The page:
After this, the young man gathers a number of his friends for a casual visit to the family of the girl. During this visit, nothing serious is discussed but the man makes his intentions clear from the word go. Of course, you can never show up for any visit empty handed. One must carry gifts for the family to show his appreciation. This usually includes every day household items such groceries as well as money and some specific gifts for the parents and immediate family.
Another visit is arranged where the young man comes along with his family members and elders from his clan. This is a crucial visit as this is when the actual bride price is discussed.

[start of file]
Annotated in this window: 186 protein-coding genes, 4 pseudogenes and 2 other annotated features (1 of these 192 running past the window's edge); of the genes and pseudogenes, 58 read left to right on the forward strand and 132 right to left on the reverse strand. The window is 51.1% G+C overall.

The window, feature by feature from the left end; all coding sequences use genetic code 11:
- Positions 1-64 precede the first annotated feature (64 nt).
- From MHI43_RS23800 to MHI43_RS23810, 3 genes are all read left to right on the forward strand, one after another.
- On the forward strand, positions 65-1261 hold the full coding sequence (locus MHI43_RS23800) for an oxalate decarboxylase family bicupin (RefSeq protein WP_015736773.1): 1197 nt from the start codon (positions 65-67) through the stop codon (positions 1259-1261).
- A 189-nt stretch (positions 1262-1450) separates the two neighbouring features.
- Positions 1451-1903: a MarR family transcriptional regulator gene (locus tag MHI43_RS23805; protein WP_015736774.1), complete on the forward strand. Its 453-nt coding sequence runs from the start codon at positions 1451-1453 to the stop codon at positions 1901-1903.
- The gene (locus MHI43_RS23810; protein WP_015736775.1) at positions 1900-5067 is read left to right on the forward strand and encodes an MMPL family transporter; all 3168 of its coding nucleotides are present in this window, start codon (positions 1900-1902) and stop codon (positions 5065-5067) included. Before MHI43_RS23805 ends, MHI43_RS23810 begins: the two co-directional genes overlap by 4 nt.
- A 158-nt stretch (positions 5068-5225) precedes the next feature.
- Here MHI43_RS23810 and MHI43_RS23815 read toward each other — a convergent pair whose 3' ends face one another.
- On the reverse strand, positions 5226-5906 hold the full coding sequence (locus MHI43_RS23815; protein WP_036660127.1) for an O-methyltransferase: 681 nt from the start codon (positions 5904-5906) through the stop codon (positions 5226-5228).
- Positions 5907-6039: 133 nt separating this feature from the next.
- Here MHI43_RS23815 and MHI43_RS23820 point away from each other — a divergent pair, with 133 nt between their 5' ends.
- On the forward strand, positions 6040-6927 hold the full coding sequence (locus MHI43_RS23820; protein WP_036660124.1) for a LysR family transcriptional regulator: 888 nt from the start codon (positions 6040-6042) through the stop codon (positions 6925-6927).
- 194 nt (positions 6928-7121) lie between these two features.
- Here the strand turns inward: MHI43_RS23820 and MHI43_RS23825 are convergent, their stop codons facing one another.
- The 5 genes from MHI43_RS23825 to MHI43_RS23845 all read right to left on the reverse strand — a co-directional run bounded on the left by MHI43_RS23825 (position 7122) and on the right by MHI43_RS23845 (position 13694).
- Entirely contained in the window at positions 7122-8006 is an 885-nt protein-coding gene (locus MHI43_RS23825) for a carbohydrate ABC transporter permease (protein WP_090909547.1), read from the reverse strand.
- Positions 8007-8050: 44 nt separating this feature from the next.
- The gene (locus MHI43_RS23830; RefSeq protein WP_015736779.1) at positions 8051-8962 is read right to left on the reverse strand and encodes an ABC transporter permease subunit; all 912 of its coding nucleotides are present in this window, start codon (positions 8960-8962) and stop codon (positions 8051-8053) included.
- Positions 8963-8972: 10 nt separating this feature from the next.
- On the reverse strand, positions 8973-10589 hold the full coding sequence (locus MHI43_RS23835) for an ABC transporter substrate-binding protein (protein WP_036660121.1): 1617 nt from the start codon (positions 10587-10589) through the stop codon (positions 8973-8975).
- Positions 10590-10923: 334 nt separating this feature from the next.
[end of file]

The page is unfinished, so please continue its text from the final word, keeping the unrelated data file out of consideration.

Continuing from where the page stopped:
Reasonable down payment
The young couple is usually not allowed to attend the negotiations. If the two families agree, bride price is set. Usually, bride price is in form of cows and goats. This is then converted into money and the family is required to make a reasonable down payment.
At this point, if the parties agree, a wedding is granted and the young couple can either move in together or hold a wedding ceremony in a church or at the Attorney General’s chambers.
In most Kenyan cultures, bride price is not paid at once. The man is expected to show appreciation to the family of the bride for the rest of his life by supporting them financially even after clearing the stated bride price.
Many Kenyans have, however, been influenced by western culture and are dropping their cultural practices. Still, many cultures are holding onto their practices. The cultural practice of paying bride price in Kenya is expected to continue for a long time.